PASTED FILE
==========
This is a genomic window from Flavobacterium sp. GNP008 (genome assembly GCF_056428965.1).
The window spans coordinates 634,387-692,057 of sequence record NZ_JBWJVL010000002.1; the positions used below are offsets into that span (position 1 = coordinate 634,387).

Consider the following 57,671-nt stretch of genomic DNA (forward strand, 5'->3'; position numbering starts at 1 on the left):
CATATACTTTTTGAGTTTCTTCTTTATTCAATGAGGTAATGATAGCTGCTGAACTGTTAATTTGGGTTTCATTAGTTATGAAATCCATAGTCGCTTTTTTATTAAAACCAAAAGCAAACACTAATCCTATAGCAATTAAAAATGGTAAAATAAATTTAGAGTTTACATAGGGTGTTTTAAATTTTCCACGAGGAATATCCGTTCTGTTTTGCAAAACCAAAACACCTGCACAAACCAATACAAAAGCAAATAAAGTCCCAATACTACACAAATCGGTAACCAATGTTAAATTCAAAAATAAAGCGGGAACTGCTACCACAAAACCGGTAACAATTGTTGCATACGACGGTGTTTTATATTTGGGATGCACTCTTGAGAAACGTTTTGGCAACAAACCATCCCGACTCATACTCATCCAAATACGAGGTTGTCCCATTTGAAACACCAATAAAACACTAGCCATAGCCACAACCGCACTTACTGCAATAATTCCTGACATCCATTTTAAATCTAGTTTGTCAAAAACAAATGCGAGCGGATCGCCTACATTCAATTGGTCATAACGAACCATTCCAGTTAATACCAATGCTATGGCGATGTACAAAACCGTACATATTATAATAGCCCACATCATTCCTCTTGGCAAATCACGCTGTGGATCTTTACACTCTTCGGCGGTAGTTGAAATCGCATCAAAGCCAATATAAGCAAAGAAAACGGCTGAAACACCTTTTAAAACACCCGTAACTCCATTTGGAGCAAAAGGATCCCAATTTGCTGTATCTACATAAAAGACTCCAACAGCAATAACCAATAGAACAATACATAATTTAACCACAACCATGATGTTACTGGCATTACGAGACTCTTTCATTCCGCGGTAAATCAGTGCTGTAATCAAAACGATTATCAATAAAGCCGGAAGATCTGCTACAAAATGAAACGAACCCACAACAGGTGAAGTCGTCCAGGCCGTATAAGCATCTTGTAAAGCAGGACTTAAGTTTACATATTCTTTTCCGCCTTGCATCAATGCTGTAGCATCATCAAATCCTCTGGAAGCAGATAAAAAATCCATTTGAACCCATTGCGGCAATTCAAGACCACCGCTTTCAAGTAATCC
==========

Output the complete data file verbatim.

This is a genomic window from Flavobacterium sp. GNP008 (genome assembly GCF_056428965.1).
The window spans coordinates 634,387-692,057 of sequence record NZ_JBWJVL010000002.1; the positions used below are offsets into that span (position 1 = coordinate 634,387).

Consider the following 57,671-nt stretch of genomic DNA (forward strand, 5'->3'; position numbering starts at 1 on the left):
CATATACTTTTTGAGTTTCTTCTTTATTCAATGAGGTAATGATAGCTGCTGAACTGTTAATTTGGGTTTCATTAGTTATGAAATCCATAGTCGCTTTTTTATTAAAACCAAAAGCAAACACTAATCCTATAGCAATTAAAAATGGTAAAATAAATTTAGAGTTTACATAGGGTGTTTTAAATTTTCCACGAGGAATATCCGTTCTGTTTTGCAAAACCAAAACACCTGCACAAACCAATACAAAAGCAAATAAAGTCCCAATACTACACAAATCGGTAACCAATGTTAAATTCAAAAATAAAGCGGGAACTGCTACCACAAAACCGGTAACAATTGTTGCATACGACGGTGTTTTATATTTGGGATGCACTCTTGAGAAACGTTTTGGCAACAAACCATCCCGACTCATACTCATCCAAATACGAGGTTGTCCCATTTGAAACACCAATAAAACACTAGCCATAGCCACAACCGCACTTACTGCAATAATTCCTGACATCCATTTTAAATCTAGTTTGTCAAAAACAAATGCGAGCGGATCGCCTACATTCAATTGGTCATAACGAACCATTCCAGTTAATACCAATGCTATGGCGATGTACAAAACCGTACATATTATAATAGCCCACATCATTCCTCTTGGCAAATCACGCTGTGGATCTTTACACTCTTCGGCGGTAGTTGAAATCGCATCAAAGCCAATATAAGCAAAGAAAACGGCTGAAACACCTTTTAAAACACCCGTAACTCCATTTGGAGCAAAAGGATCCCAATTTGCTGTATCTACATAAAAGACTCCAACAGCAATAACCAATAGAACAATACATAATTTAACCACAACCATGATGTTACTGGCATTACGAGACTCTTTCATTCCGCGGTAAATCAGTGCTGTAATCAAAACGATTATCAATAAAGCCGGAAGATCTGCTACAAAATGAAACGAACCCACAACAGGTGAAGTCGTCCAGGCCGTATAAGCATCTTGTAAAGCAGGACTTAAGTTTACATATTCTTTTCCGCCTTGCATCAATGCTGTAGCATCATCAAATCCTCTGGAAGCAGATAAAAAATCCATTTGAACCCATTGCGGCAATTCAAGACCACCGCTTTCAAGTAATCC